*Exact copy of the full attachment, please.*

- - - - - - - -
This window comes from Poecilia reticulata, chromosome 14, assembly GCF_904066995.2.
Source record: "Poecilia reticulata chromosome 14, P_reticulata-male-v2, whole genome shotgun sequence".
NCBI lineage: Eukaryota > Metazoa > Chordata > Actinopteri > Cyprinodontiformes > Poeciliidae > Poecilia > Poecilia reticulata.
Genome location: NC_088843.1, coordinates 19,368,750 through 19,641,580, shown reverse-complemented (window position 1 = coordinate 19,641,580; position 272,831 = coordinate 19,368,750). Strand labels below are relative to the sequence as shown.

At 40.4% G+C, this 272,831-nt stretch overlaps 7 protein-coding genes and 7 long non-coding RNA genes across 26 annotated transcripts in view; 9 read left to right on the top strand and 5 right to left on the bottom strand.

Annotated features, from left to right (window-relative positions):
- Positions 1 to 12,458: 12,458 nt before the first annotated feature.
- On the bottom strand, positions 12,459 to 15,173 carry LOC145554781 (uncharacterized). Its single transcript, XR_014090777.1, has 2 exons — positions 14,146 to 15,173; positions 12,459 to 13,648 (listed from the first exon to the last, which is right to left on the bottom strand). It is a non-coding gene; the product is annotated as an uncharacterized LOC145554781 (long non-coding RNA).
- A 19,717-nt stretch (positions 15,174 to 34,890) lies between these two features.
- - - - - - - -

This window comes from Poecilia reticulata, chromosome 14, assembly GCF_904066995.2.
Source record: "Poecilia reticulata chromosome 14, P_reticulata-male-v2, whole genome shotgun sequence".
NCBI lineage: Eukaryota > Metazoa > Chordata > Actinopteri > Cyprinodontiformes > Poeciliidae > Poecilia > Poecilia reticulata.
Genome location: NC_088843.1, coordinates 19,368,750 through 19,641,580, shown reverse-complemented (window position 1 = coordinate 19,641,580; position 272,831 = coordinate 19,368,750). Strand labels below are relative to the sequence as shown.

At 40.4% G+C, this 272,831-nt stretch overlaps 7 protein-coding genes and 7 long non-coding RNA genes across 26 annotated transcripts in view; 9 read left to right on the top strand and 5 right to left on the bottom strand.

Annotated features, from left to right (window-relative positions):
- Positions 1 to 12,458: 12,458 nt before the first annotated feature.
- On the bottom strand, positions 12,459 to 15,173 carry LOC145554781 (uncharacterized). Its single transcript, XR_014090777.1, has 2 exons — positions 14,146 to 15,173; positions 12,459 to 13,648 (listed from the first exon to the last, which is right to left on the bottom strand). It is a non-coding gene; the product is annotated as an uncharacterized LOC145554781 (long non-coding RNA).
- A 19,717-nt stretch (positions 15,174 to 34,890) lies between these two features.